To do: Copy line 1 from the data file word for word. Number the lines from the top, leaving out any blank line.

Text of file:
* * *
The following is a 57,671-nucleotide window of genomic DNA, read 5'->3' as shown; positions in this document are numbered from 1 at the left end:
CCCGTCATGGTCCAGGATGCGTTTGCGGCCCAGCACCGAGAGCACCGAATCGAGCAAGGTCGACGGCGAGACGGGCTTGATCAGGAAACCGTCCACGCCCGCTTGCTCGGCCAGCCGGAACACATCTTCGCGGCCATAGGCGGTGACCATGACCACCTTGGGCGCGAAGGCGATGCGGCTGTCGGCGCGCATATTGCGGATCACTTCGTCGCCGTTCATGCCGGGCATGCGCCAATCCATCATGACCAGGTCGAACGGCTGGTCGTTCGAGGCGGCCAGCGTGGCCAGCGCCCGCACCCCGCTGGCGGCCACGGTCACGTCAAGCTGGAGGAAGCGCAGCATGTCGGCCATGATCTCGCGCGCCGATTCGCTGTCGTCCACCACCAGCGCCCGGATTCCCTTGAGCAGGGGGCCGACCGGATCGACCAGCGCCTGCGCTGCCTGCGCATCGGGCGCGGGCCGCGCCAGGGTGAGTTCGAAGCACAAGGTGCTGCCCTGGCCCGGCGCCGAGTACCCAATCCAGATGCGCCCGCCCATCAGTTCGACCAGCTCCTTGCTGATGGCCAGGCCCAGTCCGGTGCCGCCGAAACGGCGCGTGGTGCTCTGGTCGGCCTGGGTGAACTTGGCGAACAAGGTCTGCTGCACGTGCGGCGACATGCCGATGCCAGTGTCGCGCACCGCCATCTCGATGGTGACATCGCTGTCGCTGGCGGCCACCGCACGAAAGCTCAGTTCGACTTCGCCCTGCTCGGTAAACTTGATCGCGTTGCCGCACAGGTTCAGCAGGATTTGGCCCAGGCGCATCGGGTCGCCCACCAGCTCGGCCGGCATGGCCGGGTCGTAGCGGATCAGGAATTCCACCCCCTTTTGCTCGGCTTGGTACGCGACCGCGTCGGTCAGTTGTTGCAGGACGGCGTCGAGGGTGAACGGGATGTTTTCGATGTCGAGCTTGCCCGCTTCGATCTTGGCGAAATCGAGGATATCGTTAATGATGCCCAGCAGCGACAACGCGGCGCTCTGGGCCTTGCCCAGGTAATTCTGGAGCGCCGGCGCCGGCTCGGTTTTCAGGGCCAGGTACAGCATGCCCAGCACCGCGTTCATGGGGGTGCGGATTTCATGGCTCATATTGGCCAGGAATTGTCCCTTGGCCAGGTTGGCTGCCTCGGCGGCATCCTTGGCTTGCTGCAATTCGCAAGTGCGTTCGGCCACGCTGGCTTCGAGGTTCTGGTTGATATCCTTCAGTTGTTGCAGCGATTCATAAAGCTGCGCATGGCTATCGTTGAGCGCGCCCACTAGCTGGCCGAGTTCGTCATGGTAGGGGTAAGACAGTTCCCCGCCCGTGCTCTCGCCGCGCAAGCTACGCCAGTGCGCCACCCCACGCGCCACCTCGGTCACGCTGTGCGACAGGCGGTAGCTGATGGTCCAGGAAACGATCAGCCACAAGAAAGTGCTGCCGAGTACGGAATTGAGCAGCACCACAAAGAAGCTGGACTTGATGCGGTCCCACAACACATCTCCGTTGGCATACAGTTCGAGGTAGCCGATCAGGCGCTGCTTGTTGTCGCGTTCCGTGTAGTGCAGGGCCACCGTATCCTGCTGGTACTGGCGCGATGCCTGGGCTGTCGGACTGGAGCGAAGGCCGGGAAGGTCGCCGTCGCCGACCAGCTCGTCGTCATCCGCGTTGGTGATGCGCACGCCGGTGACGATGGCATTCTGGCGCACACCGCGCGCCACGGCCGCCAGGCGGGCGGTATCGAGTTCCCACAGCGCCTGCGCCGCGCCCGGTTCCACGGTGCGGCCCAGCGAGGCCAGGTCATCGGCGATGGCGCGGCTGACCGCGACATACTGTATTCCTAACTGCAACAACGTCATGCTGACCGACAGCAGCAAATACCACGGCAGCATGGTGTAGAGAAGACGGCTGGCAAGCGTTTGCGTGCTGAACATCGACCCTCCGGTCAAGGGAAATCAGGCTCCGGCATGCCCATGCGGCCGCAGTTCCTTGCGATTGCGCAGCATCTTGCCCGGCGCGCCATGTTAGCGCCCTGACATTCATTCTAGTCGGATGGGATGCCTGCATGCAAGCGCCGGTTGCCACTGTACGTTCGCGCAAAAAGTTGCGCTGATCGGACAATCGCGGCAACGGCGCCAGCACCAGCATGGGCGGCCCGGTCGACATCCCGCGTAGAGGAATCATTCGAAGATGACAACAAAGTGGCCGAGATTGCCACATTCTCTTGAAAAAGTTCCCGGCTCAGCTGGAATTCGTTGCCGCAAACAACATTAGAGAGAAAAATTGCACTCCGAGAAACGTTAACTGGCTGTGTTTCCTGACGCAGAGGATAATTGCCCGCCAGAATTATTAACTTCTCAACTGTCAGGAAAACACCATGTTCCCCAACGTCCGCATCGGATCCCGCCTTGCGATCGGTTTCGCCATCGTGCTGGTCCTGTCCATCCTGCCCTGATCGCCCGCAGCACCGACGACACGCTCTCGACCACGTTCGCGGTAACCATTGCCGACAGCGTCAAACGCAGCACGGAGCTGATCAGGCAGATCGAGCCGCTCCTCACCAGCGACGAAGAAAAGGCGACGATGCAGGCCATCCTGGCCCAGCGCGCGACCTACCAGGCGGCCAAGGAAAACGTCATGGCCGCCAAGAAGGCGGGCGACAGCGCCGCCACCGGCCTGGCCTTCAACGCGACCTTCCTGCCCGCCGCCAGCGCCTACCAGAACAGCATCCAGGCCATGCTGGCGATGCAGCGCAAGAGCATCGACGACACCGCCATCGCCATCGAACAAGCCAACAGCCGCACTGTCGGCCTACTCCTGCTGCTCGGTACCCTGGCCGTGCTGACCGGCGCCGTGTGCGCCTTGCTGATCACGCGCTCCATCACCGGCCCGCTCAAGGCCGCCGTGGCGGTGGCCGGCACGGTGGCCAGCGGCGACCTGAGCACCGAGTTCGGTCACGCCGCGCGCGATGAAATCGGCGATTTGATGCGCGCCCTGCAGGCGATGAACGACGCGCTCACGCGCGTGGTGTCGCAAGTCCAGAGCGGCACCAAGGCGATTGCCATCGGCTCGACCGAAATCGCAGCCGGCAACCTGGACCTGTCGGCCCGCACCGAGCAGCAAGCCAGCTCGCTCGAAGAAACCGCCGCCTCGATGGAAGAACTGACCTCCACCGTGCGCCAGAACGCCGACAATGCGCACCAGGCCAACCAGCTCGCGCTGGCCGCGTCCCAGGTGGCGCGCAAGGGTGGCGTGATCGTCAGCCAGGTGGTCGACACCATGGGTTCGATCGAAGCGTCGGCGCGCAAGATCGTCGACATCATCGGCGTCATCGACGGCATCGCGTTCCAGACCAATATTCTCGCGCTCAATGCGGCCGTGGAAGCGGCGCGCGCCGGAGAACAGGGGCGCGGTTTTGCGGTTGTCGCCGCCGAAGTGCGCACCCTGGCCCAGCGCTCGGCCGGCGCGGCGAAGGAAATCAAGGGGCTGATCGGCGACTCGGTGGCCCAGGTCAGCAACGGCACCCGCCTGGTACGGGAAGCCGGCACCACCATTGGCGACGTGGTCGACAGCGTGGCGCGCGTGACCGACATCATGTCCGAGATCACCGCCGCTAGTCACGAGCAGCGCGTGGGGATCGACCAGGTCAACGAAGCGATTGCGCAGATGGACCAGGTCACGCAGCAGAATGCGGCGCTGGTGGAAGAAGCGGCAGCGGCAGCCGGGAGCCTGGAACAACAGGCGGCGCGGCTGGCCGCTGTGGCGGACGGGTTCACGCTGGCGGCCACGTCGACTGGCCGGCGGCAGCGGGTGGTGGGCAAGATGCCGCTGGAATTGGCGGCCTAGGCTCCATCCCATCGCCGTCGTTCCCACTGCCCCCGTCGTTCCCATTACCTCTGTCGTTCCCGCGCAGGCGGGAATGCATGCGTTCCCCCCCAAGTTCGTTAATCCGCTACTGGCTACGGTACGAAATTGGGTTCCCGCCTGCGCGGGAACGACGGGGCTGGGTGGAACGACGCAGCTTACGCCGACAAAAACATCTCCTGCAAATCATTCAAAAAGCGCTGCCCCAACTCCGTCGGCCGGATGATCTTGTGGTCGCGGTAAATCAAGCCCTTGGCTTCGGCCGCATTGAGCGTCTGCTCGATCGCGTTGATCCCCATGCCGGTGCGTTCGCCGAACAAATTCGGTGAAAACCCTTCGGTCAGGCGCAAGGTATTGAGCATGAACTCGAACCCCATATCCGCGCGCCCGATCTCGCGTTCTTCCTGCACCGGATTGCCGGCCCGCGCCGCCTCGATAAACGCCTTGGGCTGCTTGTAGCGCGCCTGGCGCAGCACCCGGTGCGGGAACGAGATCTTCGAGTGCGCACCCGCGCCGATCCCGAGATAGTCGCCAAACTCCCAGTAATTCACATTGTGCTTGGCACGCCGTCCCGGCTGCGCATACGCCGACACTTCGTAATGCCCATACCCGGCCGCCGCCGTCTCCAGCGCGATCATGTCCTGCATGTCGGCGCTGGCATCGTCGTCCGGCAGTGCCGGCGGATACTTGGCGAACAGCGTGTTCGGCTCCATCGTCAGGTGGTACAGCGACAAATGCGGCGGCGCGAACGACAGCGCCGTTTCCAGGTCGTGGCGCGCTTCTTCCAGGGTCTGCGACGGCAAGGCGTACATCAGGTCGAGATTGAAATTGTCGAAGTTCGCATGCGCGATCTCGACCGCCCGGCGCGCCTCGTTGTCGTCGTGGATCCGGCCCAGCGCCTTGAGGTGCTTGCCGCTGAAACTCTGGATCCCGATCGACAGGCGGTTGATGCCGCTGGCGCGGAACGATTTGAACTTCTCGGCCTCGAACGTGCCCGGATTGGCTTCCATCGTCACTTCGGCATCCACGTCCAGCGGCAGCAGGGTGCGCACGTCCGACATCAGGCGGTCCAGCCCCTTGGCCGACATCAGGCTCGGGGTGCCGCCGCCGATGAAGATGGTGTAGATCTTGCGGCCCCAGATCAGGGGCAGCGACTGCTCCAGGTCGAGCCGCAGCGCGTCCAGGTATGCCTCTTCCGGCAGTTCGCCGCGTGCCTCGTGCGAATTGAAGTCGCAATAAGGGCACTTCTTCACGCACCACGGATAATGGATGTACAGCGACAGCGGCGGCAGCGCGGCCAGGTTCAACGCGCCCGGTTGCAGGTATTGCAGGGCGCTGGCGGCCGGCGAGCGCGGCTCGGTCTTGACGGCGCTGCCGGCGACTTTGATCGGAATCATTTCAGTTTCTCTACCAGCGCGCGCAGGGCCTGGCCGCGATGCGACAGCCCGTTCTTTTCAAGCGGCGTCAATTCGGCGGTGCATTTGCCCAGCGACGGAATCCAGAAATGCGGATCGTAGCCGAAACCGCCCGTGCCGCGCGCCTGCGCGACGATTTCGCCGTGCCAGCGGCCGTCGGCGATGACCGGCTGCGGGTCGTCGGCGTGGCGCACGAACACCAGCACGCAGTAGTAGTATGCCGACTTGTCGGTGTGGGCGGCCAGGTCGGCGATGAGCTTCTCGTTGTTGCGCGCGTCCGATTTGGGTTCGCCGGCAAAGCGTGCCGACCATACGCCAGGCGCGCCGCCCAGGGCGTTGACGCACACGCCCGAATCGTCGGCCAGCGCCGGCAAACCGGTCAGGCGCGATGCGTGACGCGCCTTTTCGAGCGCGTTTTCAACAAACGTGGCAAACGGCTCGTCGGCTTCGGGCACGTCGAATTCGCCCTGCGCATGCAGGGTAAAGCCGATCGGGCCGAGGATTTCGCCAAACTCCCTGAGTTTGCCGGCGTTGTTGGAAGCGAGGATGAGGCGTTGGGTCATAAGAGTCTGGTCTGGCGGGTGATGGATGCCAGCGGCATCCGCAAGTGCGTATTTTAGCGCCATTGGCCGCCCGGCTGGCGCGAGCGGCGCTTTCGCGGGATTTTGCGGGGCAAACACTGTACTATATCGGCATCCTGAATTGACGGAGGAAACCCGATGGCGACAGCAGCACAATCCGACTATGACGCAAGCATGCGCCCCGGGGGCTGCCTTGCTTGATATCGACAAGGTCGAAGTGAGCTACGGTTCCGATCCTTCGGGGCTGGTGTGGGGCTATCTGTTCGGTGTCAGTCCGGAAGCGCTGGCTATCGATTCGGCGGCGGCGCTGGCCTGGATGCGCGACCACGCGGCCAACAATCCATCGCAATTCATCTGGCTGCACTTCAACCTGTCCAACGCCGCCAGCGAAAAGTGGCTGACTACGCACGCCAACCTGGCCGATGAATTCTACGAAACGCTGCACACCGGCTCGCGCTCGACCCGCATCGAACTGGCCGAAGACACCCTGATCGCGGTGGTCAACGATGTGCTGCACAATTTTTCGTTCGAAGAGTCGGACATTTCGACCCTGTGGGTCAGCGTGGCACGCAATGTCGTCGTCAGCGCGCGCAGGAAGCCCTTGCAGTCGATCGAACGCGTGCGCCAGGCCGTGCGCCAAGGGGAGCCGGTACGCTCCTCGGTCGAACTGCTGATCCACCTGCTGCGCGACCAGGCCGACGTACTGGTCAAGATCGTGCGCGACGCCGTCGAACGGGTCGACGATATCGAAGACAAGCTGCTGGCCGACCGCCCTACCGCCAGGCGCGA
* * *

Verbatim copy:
The following is a 57,671-nucleotide window of genomic DNA, read 5'->3' as shown; positions in this document are numbered from 1 at the left end: